A sprawling tribute to China’s Tang Dynasty, the recently-released animated film Thirty Thousand Miles from Chang’an (长安三万里) is finding fans in a generation that grew up reading the poems of Li Bai and Du Fu.
Featuring 48 Tang-era poems, Chang’an tells the story of legendary poet Li Bai, as narrated by his old friend, military commander Gao Shi; simultaneously, the film portrays the ordeals of Chang’an, the imperial capital of the Tang Dynasty, during the An-Shi Rebellion.
“If most ordinary people dream of being literati, then all literati dream of the Tang Dynasty, and the Tang dream takes place in Chang’an,” wrote one reviewer. “Finally, there is an animated film that takes us back to this independent, romantic, meaningful time.”
The film’s evocative nature has even led to a viral Weibo tag: ‘Many people are crying while watching Chang’an’ (#看长安三万里很多人都哭了#), with netizens discussing the film’s most impactful moments.
“People don’t understand the complexity of history and the helplessness of individuals in history until they are middle-aged,” one user wrote. “[In Chang’an,] the Tang Dynasty is in decline…The gap between ideals and reality is too great. Li Bai, there are many people in this world who understand you.”
Many audience members see the movie as a “love letter to middle-age,” offering an honest portrayal of the deferred dreams of youth. In an article about her experience watching the film, science fiction author Hao Jingfang described it: “We are waiting for taxis on darkened streets, waiting for our hopeless ideals to come to pass.”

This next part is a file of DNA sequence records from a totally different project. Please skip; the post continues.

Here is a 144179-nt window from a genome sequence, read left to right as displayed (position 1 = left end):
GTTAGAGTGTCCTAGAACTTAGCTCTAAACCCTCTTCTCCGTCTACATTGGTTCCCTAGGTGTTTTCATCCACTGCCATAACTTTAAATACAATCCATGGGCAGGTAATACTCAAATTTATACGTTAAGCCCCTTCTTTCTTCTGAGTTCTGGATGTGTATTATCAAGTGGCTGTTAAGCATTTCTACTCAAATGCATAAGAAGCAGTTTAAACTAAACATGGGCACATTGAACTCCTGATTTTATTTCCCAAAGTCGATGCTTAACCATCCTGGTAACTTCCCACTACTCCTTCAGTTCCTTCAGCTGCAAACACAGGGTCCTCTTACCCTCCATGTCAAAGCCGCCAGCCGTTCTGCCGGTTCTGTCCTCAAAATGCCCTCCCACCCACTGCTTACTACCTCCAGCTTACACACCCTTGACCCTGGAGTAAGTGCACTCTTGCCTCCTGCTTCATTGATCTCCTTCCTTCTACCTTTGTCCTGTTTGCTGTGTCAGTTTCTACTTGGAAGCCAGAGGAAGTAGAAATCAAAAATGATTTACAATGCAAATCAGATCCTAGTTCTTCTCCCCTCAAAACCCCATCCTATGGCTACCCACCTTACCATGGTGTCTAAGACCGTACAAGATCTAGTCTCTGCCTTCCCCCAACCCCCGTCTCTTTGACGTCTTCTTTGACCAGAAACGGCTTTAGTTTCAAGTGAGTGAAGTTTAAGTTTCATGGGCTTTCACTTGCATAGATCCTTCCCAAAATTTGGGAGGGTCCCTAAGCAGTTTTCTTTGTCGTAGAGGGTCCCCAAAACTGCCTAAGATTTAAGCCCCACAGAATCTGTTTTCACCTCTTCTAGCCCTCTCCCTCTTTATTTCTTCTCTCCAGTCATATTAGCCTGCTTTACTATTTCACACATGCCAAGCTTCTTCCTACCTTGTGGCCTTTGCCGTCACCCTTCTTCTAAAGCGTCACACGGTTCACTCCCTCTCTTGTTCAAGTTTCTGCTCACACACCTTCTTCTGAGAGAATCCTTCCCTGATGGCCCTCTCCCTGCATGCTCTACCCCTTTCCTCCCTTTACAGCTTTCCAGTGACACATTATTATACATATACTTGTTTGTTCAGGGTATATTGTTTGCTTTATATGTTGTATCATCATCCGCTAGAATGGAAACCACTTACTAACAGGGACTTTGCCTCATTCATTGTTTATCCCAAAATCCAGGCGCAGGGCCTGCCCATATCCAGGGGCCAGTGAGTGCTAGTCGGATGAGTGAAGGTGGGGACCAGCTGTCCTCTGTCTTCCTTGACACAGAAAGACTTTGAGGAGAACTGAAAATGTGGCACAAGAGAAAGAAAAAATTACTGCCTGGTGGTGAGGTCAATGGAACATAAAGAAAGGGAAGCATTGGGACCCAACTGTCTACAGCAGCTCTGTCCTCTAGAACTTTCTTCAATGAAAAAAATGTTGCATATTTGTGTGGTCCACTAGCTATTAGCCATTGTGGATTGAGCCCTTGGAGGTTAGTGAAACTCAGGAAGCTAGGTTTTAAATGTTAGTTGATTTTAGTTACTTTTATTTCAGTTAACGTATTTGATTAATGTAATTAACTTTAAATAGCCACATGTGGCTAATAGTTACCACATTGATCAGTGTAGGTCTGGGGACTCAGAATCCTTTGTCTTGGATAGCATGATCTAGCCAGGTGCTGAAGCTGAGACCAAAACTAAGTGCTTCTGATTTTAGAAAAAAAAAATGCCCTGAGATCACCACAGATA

In part thanks to this connection to the feelings of modern-day audiences, Chang’an has an 8.2/10 on the Rotten Tomatoes-esque review aggregator Douban, a high score that’s also reflected in its performance at the box office.
According to ticketing platform Maoyan, Chang’an has already grossed 817 million RMB (113 million USD) since its release on July 8. It even beat out Tom Cruise’s Mission: Impossible 7 on the latter’s opening weekend.
Chang’an is the latest release from Light Chaser Animation, a studio known for its impressive output and its focus on stories from the Chinese canon. Other successful Light Chaser films include New Gods: Nezha and New Gods: Yang Jian.
“Probably only adults know how difficult this journey of life is,” a Weibo user wrote. “A lifetime of wandering and youthful disappointment is not so smooth. Thank you to Chang’an for letting me know a different Li Bai and a different Gao Shi.”
Cover image via Weibo
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